We eventually charged our “burner” Mexican phone. We had a 100-peso card so we could get minutes on the phone. We dialed the 800 number. We got through. We rescheduled our flight. Two hours later, they canceled that flight.
After three or four cancellations, (I lost count) and two days of stress, (also known as knots in my stomach) we finally got a flight. We had seen pictures of the PV airport full to capacity with passengers from cruise ships who were told to get off the cruise ship and go to the airport and fly out. The lines were long and everyone was packed in tight. Not the six feet we were told to adhere to. Would we find those same lines when we went to the airport on Monday? We could only be as prepared as possible and then left it in God’s hands. I mean, what else could we do?
Monday morning, we left for the airport. Fully dressed (By that I mean long pants and long sleeves.), with masks, gloves, glasses, etc., and carting three suitcases, two backpacks a camera case and a purse, we were sweating up a storm. We entered the airport to find long lines but somehow, we got through without any wait. The porter that helped us saw that I had printed out our boarding passes so he took us straight up to the Priority desk. One, two, three and we were checked in. We were over the first hurdle now for a three-hour wait for our flight. Our flight was on time and only one-third full. All good there.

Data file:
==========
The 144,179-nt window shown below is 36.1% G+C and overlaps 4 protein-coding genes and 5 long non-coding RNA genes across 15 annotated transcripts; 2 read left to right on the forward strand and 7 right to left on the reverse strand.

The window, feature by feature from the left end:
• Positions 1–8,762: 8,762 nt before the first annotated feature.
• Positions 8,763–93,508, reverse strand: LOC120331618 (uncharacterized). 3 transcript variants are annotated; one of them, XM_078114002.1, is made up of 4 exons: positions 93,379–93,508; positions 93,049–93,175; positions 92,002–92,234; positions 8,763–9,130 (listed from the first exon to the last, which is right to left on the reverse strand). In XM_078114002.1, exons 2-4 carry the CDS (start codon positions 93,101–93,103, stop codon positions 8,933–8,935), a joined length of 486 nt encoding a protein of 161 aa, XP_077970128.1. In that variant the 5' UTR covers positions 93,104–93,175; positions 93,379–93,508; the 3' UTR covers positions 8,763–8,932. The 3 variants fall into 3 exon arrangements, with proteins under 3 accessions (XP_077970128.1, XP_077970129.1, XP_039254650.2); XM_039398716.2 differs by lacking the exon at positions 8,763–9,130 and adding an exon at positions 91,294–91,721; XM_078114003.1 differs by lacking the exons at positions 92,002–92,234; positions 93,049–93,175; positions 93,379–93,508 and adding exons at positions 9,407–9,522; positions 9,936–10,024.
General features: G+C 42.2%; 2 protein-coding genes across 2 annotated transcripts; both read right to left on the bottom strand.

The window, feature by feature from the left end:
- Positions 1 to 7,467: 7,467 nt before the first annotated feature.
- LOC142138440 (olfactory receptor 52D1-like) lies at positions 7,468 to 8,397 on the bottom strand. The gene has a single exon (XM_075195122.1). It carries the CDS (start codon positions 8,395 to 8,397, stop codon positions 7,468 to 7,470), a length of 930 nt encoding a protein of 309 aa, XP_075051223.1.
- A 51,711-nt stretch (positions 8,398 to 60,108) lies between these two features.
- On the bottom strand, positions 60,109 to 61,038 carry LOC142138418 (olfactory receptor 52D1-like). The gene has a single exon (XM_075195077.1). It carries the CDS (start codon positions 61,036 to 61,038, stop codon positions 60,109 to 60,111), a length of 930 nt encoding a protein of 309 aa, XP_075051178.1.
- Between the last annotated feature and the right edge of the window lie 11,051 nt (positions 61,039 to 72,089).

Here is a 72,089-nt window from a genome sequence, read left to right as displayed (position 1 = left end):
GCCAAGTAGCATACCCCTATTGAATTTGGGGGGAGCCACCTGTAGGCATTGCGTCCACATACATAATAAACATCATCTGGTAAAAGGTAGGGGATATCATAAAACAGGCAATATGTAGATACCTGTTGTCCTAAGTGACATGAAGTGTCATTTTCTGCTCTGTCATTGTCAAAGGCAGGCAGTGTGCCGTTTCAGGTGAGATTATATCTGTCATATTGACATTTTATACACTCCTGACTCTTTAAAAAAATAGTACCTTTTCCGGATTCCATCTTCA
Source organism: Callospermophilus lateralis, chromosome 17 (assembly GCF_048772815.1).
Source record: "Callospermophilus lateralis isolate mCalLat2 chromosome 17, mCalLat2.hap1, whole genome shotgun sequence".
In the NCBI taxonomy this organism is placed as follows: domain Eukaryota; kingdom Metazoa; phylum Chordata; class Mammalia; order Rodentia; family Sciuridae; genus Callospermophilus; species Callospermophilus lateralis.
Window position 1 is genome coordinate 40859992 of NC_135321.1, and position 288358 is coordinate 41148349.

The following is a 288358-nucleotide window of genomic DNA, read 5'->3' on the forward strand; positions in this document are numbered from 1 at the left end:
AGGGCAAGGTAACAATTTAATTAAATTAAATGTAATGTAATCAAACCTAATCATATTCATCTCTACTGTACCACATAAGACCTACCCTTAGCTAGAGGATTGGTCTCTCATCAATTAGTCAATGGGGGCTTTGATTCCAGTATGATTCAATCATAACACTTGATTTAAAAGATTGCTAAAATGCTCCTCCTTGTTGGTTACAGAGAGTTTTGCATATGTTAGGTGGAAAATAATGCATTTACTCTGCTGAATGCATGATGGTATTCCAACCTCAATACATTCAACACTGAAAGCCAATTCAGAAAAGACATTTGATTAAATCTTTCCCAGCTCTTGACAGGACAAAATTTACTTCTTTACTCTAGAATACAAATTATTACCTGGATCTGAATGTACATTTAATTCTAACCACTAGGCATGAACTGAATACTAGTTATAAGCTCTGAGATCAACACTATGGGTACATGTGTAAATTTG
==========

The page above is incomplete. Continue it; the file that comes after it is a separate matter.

Our next concern was the Dallas/Ft. Worth airport. We had also seen photos of long lines there. Yet, when we arrived there was only a “two-minute wait” in customs! Yes! The angels were with us.
Our connecting flight had many more people than our first flight but we had no one sitting in the aisle seat and the people across from us were in the window/middle seats too.
Three o’clock in the morning, we arrived at our hotel in Boston. (It is virtually impossible to get from PV to Martha's Vineyard in one day.) We wiped everything down and fell into our beds, sleeping until 10 am the next day. We checked out in an empty lobby but for one person behind the counter. Outside, the streets were quiet. A few joggers ran past us. From a distance, I could see some cars on the highway.
Our driver arrived at 12:30 and promptly reported he had wiped down the car. He drove us to the ferry. Those who drove on board the ferry were asked to stay in their cars. There were three other passengers besides Jay and me on deck. Jay then had the foresight to call a cab (they were no longer waiting at the ferries) who picked us up and took us home. A woman without a ride went up to our cab. “No mam. I only take one party at a time.” He called for another cab. We thanked him for keeping us separate and therefore safe. Hopefully she found her way home.
Having traveled through all those people, Jay and I decided to self-quarantine for two weeks. Our good friends, Lynda and Jimmy, have been supplying us with food and the much-needed wine. We are well, physically. We take walks. I have been baking bread and cookies and making soups.
Emotionally… well, today, it just all hit me. I think the stress of the last month and the unknown future, being separated from our family and friends… I am sure you all are feeling it too.
I just want to say for the both of us that we love each and every one of you. Stay safe. Stay healthy.
Hugs from afar.